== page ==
Sight words are common words that are not entirely phonetic. For example, “the” is a sight word. “The” has a phonetic component /th/ and an irregular component /e/. Thus, the student needs to break the phonetic aspect of the code and then map the sounds to a familiar word. All sight words have at least one irregular component.
Or at least they should. Students should not memorize or repetitively practice words like play, it, me, say… etc. because these words are totally phonetic. They are not true sight words. In contrast, words like there, have, they, would… etc. all have at least one irregular component: these are the kind of sight words students should practice. In addition, kids need to practice spelling sight words.
How to teach sight words:
1) Teach your student phonics. With phonics your student can break the phonetic aspect of sight words.
Unfortunately, many kids are expected to memorize long lists of 100+ sight words. This is not an effective method for learning. Children need to master phonics. You can teach phonics at the same time you teach sight words.
When you introduce “have,” for example, your student should know letter sounds. Thus, you can tell your kindergartner to sound “have” out. You can say explicitly, “There’s an irregular component in this word or something a little weird, but, for the most part, you can sound it out. Give it a try.” She might get it right: h-aaaaa-vvvvv. If, she says “havy” you can say “The e is silent. This says have.”
Later on, as your student learns more sight words, during sight word review time, simply encourage your student to “Sound out these common words. Then make a sound tweak to match the sounds to a familiar word.” In this way, the child might read “have” as “havy” and then realize that it’s “have.”
Steps to reading sight words:
- Sound out the sight word.
- Make a sound tweak to match the sounds to a familiar word.
The more phonics knowledge your student acquires, the better she will be at sounding out sight words, identifying the irregular component, making the sound tweak, and finally saying the correct pronunciation.
2) Kids should practice about 10-15 sight words per lesson. This allows them to gain more exposure to these common words.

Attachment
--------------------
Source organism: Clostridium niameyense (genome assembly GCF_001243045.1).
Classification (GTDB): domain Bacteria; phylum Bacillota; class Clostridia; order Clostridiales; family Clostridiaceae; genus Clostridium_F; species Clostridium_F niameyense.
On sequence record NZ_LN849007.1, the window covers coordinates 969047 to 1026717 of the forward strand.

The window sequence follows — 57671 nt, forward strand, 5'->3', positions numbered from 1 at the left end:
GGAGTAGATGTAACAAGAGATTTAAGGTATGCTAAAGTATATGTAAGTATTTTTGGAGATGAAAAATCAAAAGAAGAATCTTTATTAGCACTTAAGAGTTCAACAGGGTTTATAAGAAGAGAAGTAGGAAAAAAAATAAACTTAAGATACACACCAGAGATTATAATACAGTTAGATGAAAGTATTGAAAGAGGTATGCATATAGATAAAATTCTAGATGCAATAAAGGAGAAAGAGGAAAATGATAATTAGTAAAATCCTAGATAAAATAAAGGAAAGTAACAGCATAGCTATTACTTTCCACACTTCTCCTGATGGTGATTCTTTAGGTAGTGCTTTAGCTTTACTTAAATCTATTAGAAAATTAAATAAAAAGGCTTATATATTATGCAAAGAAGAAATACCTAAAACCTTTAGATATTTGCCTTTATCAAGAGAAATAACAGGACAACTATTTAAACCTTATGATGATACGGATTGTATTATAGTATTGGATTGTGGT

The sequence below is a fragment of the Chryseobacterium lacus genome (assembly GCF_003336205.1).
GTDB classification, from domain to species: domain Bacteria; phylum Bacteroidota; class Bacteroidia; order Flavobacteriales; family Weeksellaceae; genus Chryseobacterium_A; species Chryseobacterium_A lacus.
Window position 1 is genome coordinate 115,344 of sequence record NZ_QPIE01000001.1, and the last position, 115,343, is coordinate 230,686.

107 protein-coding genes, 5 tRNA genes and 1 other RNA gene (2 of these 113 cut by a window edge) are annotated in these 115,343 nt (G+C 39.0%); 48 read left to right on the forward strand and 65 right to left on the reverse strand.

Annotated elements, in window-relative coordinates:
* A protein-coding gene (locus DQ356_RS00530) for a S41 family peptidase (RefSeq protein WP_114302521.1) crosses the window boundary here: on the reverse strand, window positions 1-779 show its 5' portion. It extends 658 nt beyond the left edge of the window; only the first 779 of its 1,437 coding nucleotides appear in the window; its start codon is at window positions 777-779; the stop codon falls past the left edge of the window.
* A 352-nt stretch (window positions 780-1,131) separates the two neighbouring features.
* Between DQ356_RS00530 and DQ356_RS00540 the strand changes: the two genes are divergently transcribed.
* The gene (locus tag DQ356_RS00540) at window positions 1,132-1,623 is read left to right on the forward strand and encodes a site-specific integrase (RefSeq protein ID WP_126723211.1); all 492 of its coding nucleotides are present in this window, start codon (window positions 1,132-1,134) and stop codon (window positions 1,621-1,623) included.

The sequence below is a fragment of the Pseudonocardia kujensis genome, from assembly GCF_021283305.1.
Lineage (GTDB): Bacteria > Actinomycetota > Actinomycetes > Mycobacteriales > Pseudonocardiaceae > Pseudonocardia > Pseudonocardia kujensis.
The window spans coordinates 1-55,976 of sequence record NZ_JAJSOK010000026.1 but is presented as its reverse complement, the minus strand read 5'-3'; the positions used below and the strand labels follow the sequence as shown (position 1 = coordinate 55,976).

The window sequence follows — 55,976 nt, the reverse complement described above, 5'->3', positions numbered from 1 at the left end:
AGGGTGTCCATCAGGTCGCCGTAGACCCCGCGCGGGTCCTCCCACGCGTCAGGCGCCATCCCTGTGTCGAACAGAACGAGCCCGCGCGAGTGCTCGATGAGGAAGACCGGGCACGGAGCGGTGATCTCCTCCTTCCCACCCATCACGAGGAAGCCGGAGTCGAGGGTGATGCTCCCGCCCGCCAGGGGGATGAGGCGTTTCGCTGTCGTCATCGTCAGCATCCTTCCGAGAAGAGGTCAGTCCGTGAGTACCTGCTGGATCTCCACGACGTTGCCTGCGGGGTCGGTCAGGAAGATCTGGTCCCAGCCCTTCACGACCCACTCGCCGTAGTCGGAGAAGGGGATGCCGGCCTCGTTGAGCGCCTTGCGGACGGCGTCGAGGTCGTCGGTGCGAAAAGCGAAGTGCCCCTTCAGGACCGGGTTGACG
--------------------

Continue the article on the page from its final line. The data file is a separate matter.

There are some phonics programs that advocate no sight word review. While systematic phonics instruction is by far the most critical part of learning to read, I believe sight words still have a place in instructional time. Here’s why: kids need to learn to spell sight words. In addition, early readers may struggle with sight words if you don’t clearly teach them that these words require a sound tweak.
Thus, I recommend creating a small sight word pile around 10-15 words. This activity should only take 2-5 minutes. If you go over this time, move on. Phonics is too crucial and you don’t want to spend inordinate amounts of time on sight words.
Keep these 10-15 sight words with you for your student to review daily. Have her read and spell the sight words. Once she develops some familiarity with the spelling of a particular sight word, cover the word, and have her try to spell it from memory. This will help her spelling tremendously. If she knows how to spell sight words, she’ll write more confidently.
3) Introduce 2-4 new sight words at a time.
I see many people bombarding kids with too many sight words. Kids need to learn gradually one step at a time. When the student masters his list of sight words, with accuracy rates of about 75% or above for all 10-15 words, then you can introduce 2-4 new sight words. Be sure to take some sight words out of the pile to keep the total count to 10-15 words.
Thus, a beginner will only review 2 sight words per lesson (typically words like the and from). When he’s mastered these, you can introduce 2-4 more (making his list something like: the, from, they, to, you, have). Once the student reads these words with 75% accuracy, you can again introduce 2-4 more sight words (making his list something like: the, from, they, to, you, have, of, one). Continue on in this manner until his total flashcard review stack equals 10-15 words. After his stack reaches 10-15 words, start taking old sight words out.
4) Teach only real sight words. Do NOT teach totally phonetic common words like play, time, am, at, must… etc. Instead, teach only words that break the phonetic code in some way.
Kids are often sent home with long lists of sight words that are not comprised of sight words at all! A true sight word is a word that breaks the phonetic code. “Play” for example, is totally phonetic: the /ay/ regularly says the long a sound. Kids need to practice real sight words like the, have, from, would…etc. These word require sounding out AND a sound tweak.
Some examples of good sight words to teach include: the, of, from, they, you, your, would, could, have, thought, through, been, there, their… etc. All of these words require a sound tweak because there is at least one irregular component.
I hope these tips were helpful. For a printable apple tree pdf with sight words.
Reading Elephant offers printable phonics books that can help kids practice the most common phonics sounds.